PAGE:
Since the attacks of September 11, 2001 it has become a commonplace that religious extremism, particularly of the Muslim kind, lies at the heart of the problems that seemingly condemn the Muslim majority world to political and social backwardness, economic stagnation, and cultural oppressiveness.
As the full extent of the destruction and death the tsunami wrought in South Asia becomes clear, significant aid pledges are finally pouring in.
The recent South Asian tsunamis devastation has already claimed at least 144,000 lives, caused countless injuries and wiped out entire villages. Concern now turns to the escalating death count caused by the spread of disease.
Elections are needed, but the timing is wrong, with the insurgency growing with every passing moment and Iraqis bracing themselves for the worst.
In the first week of January, Sudanese rebels and the Khartoum government signed a pact ending one of Africa's longest wars.
As the U.S. occupation of Iraq heads toward its third year, there is a remarkable absence of debate over withdrawal, despite the evidence that a clear majority of the American people want out.
Jubilant over President George W. Bush maintaining his position for another four years, neoconservatives who played a leading role in shaping the radical trajectory of U.S. foreign policy after the September 11, 2001 terrorist attacks appear increasingly divided on key issues and uncertain of their position in Bush's second term.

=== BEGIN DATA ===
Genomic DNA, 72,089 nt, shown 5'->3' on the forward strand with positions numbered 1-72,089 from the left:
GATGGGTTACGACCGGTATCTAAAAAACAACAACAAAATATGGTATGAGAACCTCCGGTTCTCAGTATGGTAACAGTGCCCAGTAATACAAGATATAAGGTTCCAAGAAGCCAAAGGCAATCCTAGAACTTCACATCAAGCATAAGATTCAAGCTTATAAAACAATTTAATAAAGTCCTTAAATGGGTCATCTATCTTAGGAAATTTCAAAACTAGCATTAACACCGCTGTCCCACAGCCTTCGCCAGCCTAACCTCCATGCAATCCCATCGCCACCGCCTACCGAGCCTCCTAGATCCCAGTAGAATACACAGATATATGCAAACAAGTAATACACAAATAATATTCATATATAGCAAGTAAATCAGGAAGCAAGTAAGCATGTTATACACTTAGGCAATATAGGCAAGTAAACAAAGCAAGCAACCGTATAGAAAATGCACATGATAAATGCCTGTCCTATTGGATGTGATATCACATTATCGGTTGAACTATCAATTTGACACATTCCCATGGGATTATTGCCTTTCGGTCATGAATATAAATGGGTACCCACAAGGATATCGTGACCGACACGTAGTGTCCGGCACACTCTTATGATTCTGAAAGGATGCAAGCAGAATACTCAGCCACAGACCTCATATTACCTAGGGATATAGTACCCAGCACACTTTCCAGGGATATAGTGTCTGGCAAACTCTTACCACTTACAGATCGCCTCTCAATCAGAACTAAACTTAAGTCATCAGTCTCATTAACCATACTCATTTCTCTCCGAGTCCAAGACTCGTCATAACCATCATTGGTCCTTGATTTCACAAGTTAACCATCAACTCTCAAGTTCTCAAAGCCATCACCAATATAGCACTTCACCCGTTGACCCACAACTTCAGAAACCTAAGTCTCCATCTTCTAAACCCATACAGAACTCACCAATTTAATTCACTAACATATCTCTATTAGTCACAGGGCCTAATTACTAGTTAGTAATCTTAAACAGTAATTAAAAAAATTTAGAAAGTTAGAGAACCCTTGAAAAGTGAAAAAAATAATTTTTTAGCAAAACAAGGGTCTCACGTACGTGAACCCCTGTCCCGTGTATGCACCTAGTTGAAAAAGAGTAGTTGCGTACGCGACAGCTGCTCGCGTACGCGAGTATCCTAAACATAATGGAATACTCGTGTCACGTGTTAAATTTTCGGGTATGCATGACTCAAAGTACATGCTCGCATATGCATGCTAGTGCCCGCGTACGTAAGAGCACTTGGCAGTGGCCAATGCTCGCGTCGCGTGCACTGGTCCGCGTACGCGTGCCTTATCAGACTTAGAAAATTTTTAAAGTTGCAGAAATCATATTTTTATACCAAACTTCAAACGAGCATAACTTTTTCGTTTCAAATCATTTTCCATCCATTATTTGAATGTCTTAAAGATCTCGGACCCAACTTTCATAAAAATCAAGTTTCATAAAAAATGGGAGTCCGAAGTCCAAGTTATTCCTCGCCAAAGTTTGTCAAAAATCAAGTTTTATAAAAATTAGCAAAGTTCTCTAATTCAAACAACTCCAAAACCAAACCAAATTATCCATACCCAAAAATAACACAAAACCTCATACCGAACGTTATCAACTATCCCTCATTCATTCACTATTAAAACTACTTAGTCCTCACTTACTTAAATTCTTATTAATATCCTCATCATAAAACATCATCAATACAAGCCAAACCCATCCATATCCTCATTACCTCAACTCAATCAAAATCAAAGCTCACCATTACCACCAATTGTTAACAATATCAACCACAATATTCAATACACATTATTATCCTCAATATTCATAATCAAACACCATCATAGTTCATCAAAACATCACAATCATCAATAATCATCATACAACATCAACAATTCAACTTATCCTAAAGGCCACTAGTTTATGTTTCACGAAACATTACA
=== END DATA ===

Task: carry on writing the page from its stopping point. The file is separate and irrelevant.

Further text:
The United States has long been the number one military, diplomatic, and economic backer of the world’s most repressive regimes in the world, a pattern that has only been strengthened under the Bush administration.
As evidenced by George Bush's second inaugural speech, the administration seems not to have shifted either its thinking or how it expresses its policies.
Debating the surging defense budget and its effect on domestic spending went out of fashion after 9-11 with all that talk about Homeland Security.